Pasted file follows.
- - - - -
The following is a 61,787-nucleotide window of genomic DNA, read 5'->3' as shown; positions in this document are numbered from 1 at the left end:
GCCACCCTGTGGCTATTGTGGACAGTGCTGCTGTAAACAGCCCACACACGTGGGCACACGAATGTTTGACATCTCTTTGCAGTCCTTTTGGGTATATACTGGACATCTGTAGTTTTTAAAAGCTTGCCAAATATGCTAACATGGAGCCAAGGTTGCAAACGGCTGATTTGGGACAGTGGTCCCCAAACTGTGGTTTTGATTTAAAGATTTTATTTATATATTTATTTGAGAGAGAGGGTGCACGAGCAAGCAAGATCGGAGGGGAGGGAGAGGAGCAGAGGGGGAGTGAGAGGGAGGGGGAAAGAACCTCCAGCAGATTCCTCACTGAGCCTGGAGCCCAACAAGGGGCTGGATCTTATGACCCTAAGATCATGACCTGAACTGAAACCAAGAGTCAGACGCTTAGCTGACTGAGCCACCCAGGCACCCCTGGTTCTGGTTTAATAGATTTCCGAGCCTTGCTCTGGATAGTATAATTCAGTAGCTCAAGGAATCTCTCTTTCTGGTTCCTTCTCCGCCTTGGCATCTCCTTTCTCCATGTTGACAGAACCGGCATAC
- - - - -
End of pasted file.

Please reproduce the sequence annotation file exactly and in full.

The following is a 61,787-nucleotide window of genomic DNA, read 5'->3' as shown; positions in this document are numbered from 1 at the left end:
GCCACCCTGTGGCTATTGTGGACAGTGCTGCTGTAAACAGCCCACACACGTGGGCACACGAATGTTTGACATCTCTTTGCAGTCCTTTTGGGTATATACTGGACATCTGTAGTTTTTAAAAGCTTGCCAAATATGCTAACATGGAGCCAAGGTTGCAAACGGCTGATTTGGGACAGTGGTCCCCAAACTGTGGTTTTGATTTAAAGATTTTATTTATATATTTATTTGAGAGAGAGGGTGCACGAGCAAGCAAGATCGGAGGGGAGGGAGAGGAGCAGAGGGGGAGTGAGAGGGAGGGGGAAAGAACCTCCAGCAGATTCCTCACTGAGCCTGGAGCCCAACAAGGGGCTGGATCTTATGACCCTAAGATCATGACCTGAACTGAAACCAAGAGTCAGACGCTTAGCTGACTGAGCCACCCAGGCACCCCTGGTTCTGGTTTAATAGATTTCCGAGCCTTGCTCTGGATAGTATAATTCAGTAGCTCAAGGAATCTCTCTTTCTGGTTCCTTCTCCGCCTTGGCATCTCCTTTCTCCATGTTGACAGAACCGGCATAC